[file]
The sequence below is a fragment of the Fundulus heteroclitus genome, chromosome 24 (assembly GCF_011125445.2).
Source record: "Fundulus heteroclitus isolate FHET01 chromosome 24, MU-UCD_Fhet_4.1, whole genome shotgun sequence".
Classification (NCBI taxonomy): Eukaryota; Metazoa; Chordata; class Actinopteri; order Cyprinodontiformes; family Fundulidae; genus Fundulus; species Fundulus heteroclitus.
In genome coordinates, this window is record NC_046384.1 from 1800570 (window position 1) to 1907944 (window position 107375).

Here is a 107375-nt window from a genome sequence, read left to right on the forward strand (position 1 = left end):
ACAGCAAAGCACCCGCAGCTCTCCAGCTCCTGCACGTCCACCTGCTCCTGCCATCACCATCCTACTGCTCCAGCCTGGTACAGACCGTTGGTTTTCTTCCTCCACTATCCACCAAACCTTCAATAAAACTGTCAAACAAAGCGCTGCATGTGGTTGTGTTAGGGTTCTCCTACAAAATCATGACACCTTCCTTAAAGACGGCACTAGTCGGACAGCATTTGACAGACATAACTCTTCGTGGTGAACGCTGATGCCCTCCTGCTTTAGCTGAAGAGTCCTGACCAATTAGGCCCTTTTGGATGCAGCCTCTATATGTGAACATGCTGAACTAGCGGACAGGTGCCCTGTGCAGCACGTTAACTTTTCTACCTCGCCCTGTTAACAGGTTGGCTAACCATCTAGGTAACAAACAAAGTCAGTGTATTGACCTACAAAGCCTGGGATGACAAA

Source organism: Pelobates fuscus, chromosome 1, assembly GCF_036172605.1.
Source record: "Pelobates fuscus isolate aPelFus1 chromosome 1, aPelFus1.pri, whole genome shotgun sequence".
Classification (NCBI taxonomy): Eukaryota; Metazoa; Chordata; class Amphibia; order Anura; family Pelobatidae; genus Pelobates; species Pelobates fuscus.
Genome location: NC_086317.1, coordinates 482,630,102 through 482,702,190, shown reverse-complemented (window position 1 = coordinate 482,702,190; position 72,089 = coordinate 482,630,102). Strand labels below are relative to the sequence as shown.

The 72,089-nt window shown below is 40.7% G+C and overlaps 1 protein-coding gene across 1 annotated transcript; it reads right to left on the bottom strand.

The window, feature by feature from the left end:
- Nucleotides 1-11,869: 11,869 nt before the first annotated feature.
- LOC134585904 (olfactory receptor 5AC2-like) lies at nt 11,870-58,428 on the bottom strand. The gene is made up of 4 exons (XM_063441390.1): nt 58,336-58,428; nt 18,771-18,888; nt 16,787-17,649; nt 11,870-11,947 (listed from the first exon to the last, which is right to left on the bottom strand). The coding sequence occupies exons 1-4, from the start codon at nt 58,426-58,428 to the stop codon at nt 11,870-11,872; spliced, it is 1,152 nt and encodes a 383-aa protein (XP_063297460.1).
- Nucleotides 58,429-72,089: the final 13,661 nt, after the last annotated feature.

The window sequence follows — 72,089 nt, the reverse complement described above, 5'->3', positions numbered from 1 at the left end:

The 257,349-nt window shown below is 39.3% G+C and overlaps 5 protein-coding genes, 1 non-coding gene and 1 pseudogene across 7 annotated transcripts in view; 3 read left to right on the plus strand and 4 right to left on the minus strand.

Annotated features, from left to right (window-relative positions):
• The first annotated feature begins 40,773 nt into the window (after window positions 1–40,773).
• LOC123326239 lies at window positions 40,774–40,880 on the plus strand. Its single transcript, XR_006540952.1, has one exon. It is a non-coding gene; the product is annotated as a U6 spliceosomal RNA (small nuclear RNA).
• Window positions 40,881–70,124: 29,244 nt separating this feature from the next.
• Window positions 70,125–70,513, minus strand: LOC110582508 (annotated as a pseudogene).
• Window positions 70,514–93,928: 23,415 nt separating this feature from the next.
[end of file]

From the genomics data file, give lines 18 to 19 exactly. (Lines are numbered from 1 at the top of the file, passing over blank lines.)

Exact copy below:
Annotated features, from left to right (window-relative positions):
• The first annotated feature begins 40,773 nt into the window (after window positions 1–40,773).